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Single Line of Code Allows Hackers to Remotely Wipe Samsung Phones

Steven Blum
12

Uh-oh. I think Samsung may be facing one of the biggest security loopholes we've ever seen. 

A single line of code has been found to be able to remotely wipe a Samsung Galaxy S3, Galaxy S2 and a number of other Samsung phones, according to security researchers. The USSD code can be sent from a website, pushed to a phone by NFC or triggered by a QR code. Once it's been sent, the phone begins systematically wiping everything on the SD card, and the erasing process cannot be stopped.

While the user can see what's happening to their phone, they cannot stop the process by hitting "back." Moreover, there's no way a user would be able to prevent the wiping from taking place, as a QR reader typiscally loads whatever website has been stored to each code automatically, as does an NFC reader. On Samsung Touchwiz, the default action is to dial the code automatically.

Even more distubring, it seems that a separate USSD code could also be used to kill the SIM card as well, leaving users with a wiped SD card and a broken SIM card to boot. 

So far, the security loophole has been found to affect a number of Samsung phones, including the Galaxy Beam, S Advance, Galaxy Ace and the Galaxy S2. The fact that the Galaxy Nexus has stock Android seems to be preventing the phone from being affected.

For now, the advice is to deactivate automatic site-loading in whatever QR and or NFC reader software you use, and don't click on links you can't explictly trust. Hopefully, Samsung will come up with a patch for the code quickly, as it has already been shared on social sites like Reddit, which could make your phone even more at risk.

You better believe Samsung is scrambling to create a patch for this truly massive potential breach of security. More on this story as it develops...

UPDATE: We're hearing from a few Twitter users that HTC phones (specifically the HTC One X) are also vulnerable to this security flaw, so this could be a much bigger issue than we previously imagined.

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Comments

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  • Eric McBride Sep 25, 2012 Link

    Good God. Another reason to stay stock :-)

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  • Ibraheem Satti Sep 25, 2012 Link

    thank god for nexus

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  • Patrick R. Sep 25, 2012 Link

    Samsung wouldn't allow themselves to be outdone by Apple. After the maps and Siri debacle, Sammy had to beat apple on the glitch front. LOL.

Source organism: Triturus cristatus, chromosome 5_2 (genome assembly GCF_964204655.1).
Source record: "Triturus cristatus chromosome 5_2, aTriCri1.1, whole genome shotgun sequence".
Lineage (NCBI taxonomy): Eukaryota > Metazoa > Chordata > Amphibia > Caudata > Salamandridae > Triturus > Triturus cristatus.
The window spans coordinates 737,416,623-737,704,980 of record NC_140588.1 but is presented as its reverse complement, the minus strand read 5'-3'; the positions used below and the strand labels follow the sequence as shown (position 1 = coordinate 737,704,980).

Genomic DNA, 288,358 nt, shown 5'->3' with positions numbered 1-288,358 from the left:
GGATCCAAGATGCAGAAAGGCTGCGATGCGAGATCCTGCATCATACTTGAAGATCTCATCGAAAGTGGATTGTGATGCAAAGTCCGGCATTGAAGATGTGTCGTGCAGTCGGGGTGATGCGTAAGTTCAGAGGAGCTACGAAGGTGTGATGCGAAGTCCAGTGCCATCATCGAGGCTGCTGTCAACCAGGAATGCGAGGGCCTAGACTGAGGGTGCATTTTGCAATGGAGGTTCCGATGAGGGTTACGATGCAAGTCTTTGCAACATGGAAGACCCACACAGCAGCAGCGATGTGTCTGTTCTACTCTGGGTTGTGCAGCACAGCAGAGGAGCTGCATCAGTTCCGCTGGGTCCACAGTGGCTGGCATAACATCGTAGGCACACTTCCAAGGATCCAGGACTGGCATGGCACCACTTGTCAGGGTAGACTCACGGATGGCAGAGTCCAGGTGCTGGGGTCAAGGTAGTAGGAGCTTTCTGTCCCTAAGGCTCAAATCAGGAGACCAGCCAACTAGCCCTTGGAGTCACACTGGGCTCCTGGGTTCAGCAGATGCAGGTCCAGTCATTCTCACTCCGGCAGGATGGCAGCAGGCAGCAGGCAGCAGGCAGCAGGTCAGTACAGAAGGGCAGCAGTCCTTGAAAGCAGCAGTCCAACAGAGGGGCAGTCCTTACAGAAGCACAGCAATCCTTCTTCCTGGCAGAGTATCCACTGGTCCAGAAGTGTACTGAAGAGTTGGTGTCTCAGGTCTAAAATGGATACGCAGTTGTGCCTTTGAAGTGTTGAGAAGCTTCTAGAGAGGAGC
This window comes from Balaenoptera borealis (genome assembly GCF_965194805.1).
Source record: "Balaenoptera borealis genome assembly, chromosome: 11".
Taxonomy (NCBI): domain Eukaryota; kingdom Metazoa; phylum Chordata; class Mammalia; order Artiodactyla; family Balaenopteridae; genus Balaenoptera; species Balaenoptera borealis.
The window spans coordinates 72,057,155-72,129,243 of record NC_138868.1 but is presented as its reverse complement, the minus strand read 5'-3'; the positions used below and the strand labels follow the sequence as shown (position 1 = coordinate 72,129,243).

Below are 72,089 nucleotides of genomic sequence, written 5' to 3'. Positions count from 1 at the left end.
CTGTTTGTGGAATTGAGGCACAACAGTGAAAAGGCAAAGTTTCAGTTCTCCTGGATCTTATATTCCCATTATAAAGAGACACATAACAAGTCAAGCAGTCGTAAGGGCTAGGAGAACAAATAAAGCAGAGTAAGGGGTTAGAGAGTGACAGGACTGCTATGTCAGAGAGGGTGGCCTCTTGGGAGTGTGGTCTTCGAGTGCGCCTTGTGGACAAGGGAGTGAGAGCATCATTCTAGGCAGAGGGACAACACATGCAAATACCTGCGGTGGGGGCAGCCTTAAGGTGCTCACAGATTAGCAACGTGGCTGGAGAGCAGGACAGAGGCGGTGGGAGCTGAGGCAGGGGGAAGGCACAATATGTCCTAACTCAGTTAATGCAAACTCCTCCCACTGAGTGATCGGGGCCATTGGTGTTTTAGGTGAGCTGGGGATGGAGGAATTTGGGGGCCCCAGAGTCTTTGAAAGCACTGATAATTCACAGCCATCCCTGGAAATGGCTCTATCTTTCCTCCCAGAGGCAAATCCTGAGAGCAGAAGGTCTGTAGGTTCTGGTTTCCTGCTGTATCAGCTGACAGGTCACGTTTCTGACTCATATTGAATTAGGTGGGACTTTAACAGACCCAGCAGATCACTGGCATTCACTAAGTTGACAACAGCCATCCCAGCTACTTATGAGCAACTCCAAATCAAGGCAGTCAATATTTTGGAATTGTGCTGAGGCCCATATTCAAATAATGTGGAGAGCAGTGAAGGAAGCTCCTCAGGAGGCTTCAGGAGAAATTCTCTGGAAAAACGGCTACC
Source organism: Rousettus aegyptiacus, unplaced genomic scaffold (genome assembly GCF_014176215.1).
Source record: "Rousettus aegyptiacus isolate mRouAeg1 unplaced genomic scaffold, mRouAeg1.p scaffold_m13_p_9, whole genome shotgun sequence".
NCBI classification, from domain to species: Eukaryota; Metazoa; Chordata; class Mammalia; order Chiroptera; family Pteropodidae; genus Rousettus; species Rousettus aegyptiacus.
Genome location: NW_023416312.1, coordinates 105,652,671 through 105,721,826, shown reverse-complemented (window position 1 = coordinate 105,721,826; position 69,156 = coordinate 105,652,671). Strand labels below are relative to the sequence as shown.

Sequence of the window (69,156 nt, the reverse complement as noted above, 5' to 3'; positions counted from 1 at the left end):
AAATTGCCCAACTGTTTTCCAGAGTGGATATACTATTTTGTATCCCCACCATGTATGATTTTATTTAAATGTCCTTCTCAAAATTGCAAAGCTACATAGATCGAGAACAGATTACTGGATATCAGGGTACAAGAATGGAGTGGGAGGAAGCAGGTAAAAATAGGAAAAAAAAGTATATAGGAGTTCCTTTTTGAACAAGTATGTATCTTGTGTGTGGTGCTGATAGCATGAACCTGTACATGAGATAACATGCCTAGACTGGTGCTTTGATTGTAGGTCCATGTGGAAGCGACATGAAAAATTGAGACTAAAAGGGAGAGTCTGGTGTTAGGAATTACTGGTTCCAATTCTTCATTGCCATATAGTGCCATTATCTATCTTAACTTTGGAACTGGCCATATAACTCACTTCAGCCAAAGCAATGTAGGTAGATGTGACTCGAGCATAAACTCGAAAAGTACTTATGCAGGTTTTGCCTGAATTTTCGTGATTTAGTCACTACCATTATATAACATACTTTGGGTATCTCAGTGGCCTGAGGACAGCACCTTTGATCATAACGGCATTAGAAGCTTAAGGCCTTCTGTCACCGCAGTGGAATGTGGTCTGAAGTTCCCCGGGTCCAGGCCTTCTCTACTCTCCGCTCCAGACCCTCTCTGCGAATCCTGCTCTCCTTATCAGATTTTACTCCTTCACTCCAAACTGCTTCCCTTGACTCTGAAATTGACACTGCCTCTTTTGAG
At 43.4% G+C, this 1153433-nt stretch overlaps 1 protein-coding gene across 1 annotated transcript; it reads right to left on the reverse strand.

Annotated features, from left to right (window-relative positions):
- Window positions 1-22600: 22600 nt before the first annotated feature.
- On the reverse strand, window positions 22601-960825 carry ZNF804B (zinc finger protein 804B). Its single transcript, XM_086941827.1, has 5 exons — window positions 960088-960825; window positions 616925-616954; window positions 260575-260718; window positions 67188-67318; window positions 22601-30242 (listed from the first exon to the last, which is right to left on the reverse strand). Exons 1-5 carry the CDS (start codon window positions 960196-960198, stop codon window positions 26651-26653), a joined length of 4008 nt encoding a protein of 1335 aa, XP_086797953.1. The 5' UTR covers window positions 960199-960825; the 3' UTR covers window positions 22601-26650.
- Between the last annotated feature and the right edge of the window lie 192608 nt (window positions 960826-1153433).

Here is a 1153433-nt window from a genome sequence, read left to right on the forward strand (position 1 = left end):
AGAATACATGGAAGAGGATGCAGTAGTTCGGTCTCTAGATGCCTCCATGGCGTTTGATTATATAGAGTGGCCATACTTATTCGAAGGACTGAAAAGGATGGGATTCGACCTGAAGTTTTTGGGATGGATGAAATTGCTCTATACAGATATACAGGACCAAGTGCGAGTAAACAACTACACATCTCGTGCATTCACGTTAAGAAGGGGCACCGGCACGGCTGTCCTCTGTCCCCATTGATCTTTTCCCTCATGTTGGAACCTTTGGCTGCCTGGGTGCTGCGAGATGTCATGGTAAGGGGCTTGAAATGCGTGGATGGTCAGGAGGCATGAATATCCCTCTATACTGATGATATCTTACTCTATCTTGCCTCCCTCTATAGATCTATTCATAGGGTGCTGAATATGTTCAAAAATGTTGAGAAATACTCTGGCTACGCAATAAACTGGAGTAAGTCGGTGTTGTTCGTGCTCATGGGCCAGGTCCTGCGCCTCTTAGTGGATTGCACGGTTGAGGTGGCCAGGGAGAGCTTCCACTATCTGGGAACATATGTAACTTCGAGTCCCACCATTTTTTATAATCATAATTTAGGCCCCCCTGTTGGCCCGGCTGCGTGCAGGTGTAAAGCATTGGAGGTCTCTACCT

This is bad though. Would this wipe trigger the eMMC hard brick bug on the S2 ans Note? I hope they push out the patch soon. If I get hit by this... 64GB Slate iPhone 5 it is. haha!

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  • Geoffrey S. Sep 25, 2012 Link

    so this can be pushed to my phone by anyone?

    good thing there's nothing particularly important on my phone I guess.

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  • Patrick R. Sep 25, 2012 Link

    I did a little research on this, thanks for the heads up. Apparently only the stock browser is affected. If you use Google Chrome, it will not trigger the bug.

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  • Jörg V. Sep 26, 2012 Link

    @Patrick on Galaxy Note even Chrome does trigger the payload. But there's help availiable.

    Check out: https://play.google.com/store/apps/details?id=com.voss.notelurl

    I developed this nifty little app quickly to give a little protection against this thread.

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  • Dvoraak Sep 26, 2012 Link

    @Patrick - I love your reasoning. Samsung couldn't stand to be out of the news cycle :D

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  • Patrick R. Sep 26, 2012 Link

    @Jörg, thank you. You can really count on the Android dev community to solve problems loke these while waiting for an official OEM patch. It's nice that no permissions are required by the app. Hopefully it does its job.

    @Dvoraak, seriously though, it's at times like these that one would or should appreciate the closed ecosystem of iOS. It may not fully protect you but i guess it makes it harder for the casual hacker.

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  • Patrick R. Sep 26, 2012 Link

    BTW, please make hyperlinks available in the App Center app comments. I had to open the AndroidPIT website in my browser, copy and paste to get to Jörg's link. Just a suggestion. :)

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  • Patrick R. Sep 26, 2012 Link

    I was hoping the single line of code is:
    <a href="tel:SteveJobs">Click here to call Steve directly</a>

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  • CJ Brown Oct 1, 2012 Link

    is there a recommended virus protection app (or other app) available that would thwart this?

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